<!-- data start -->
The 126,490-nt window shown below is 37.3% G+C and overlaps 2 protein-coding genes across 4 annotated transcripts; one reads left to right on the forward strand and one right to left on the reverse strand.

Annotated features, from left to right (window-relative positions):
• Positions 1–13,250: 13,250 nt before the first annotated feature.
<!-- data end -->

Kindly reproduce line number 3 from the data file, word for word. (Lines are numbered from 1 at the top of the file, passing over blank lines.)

• Positions 1–13,250: 13,250 nt before the first annotated feature.